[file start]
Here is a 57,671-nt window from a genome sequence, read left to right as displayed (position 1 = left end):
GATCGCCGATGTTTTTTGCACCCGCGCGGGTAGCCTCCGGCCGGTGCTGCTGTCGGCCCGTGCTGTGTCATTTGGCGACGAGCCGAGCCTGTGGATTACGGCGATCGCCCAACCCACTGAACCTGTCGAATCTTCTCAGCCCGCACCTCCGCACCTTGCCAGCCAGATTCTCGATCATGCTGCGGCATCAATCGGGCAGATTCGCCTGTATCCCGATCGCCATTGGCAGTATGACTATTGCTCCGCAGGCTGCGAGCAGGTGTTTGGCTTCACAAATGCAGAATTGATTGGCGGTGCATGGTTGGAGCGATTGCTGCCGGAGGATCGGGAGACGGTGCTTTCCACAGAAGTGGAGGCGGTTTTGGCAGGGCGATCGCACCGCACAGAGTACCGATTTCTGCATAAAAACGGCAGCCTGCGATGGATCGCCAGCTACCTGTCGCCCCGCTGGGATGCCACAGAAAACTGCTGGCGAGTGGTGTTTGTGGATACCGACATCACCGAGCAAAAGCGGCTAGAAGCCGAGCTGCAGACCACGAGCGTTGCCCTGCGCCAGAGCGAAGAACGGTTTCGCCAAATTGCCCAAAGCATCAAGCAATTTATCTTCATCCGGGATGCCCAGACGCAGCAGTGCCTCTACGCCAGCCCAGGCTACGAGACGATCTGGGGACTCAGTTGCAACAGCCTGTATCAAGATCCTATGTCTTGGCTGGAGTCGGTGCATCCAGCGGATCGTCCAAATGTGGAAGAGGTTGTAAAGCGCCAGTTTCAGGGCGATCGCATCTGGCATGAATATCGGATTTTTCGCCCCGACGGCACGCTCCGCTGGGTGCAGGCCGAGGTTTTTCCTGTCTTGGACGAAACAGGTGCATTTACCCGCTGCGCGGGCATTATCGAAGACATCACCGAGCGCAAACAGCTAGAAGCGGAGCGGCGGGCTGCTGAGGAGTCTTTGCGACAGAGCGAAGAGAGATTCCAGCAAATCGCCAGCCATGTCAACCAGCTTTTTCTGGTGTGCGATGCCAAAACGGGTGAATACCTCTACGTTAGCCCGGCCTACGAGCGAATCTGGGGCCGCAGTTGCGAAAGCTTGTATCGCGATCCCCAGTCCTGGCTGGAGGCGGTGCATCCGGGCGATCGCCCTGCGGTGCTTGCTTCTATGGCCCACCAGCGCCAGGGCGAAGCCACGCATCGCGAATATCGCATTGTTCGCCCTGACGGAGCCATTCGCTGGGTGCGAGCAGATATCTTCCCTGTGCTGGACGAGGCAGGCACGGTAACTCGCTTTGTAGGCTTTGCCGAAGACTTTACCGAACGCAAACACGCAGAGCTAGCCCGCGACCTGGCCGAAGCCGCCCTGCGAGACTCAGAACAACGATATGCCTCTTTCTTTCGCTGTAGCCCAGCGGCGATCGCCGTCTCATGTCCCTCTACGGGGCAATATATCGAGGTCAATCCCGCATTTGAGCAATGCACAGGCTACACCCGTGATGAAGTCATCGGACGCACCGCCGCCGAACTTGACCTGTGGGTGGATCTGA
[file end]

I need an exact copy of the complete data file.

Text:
Here is a 57,671-nt window from a genome sequence, read left to right as displayed (position 1 = left end):
GATCGCCGATGTTTTTTGCACCCGCGCGGGTAGCCTCCGGCCGGTGCTGCTGTCGGCCCGTGCTGTGTCATTTGGCGACGAGCCGAGCCTGTGGATTACGGCGATCGCCCAACCCACTGAACCTGTCGAATCTTCTCAGCCCGCACCTCCGCACCTTGCCAGCCAGATTCTCGATCATGCTGCGGCATCAATCGGGCAGATTCGCCTGTATCCCGATCGCCATTGGCAGTATGACTATTGCTCCGCAGGCTGCGAGCAGGTGTTTGGCTTCACAAATGCAGAATTGATTGGCGGTGCATGGTTGGAGCGATTGCTGCCGGAGGATCGGGAGACGGTGCTTTCCACAGAAGTGGAGGCGGTTTTGGCAGGGCGATCGCACCGCACAGAGTACCGATTTCTGCATAAAAACGGCAGCCTGCGATGGATCGCCAGCTACCTGTCGCCCCGCTGGGATGCCACAGAAAACTGCTGGCGAGTGGTGTTTGTGGATACCGACATCACCGAGCAAAAGCGGCTAGAAGCCGAGCTGCAGACCACGAGCGTTGCCCTGCGCCAGAGCGAAGAACGGTTTCGCCAAATTGCCCAAAGCATCAAGCAATTTATCTTCATCCGGGATGCCCAGACGCAGCAGTGCCTCTACGCCAGCCCAGGCTACGAGACGATCTGGGGACTCAGTTGCAACAGCCTGTATCAAGATCCTATGTCTTGGCTGGAGTCGGTGCATCCAGCGGATCGTCCAAATGTGGAAGAGGTTGTAAAGCGCCAGTTTCAGGGCGATCGCATCTGGCATGAATATCGGATTTTTCGCCCCGACGGCACGCTCCGCTGGGTGCAGGCCGAGGTTTTTCCTGTCTTGGACGAAACAGGTGCATTTACCCGCTGCGCGGGCATTATCGAAGACATCACCGAGCGCAAACAGCTAGAAGCGGAGCGGCGGGCTGCTGAGGAGTCTTTGCGACAGAGCGAAGAGAGATTCCAGCAAATCGCCAGCCATGTCAACCAGCTTTTTCTGGTGTGCGATGCCAAAACGGGTGAATACCTCTACGTTAGCCCGGCCTACGAGCGAATCTGGGGCCGCAGTTGCGAAAGCTTGTATCGCGATCCCCAGTCCTGGCTGGAGGCGGTGCATCCGGGCGATCGCCCTGCGGTGCTTGCTTCTATGGCCCACCAGCGCCAGGGCGAAGCCACGCATCGCGAATATCGCATTGTTCGCCCTGACGGAGCCATTCGCTGGGTGCGAGCAGATATCTTCCCTGTGCTGGACGAGGCAGGCACGGTAACTCGCTTTGTAGGCTTTGCCGAAGACTTTACCGAACGCAAACACGCAGAGCTAGCCCGCGACCTGGCCGAAGCCGCCCTGCGAGACTCAGAACAACGATATGCCTCTTTCTTTCGCTGTAGCCCAGCGGCGATCGCCGTCTCATGTCCCTCTACGGGGCAATATATCGAGGTCAATCCCGCATTTGAGCAATGCACAGGCTACACCCGTGATGAAGTCATCGGACGCACCGCCGCCGAACTTGACCTGTGGGTGGATCTGA